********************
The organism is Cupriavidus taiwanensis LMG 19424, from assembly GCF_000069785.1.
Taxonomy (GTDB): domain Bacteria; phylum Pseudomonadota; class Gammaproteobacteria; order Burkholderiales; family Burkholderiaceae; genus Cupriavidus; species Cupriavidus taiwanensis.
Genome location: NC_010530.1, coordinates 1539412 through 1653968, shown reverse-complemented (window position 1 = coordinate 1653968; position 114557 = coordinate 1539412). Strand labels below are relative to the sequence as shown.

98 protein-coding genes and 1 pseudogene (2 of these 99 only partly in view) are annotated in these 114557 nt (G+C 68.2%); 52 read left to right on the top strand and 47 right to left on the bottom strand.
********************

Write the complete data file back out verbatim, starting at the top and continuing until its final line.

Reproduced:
The organism is Cupriavidus taiwanensis LMG 19424, from assembly GCF_000069785.1.
Taxonomy (GTDB): domain Bacteria; phylum Pseudomonadota; class Gammaproteobacteria; order Burkholderiales; family Burkholderiaceae; genus Cupriavidus; species Cupriavidus taiwanensis.
Genome location: NC_010530.1, coordinates 1539412 through 1653968, shown reverse-complemented (window position 1 = coordinate 1653968; position 114557 = coordinate 1539412). Strand labels below are relative to the sequence as shown.

98 protein-coding genes and 1 pseudogene (2 of these 99 only partly in view) are annotated in these 114557 nt (G+C 68.2%); 52 read left to right on the top strand and 47 right to left on the bottom strand.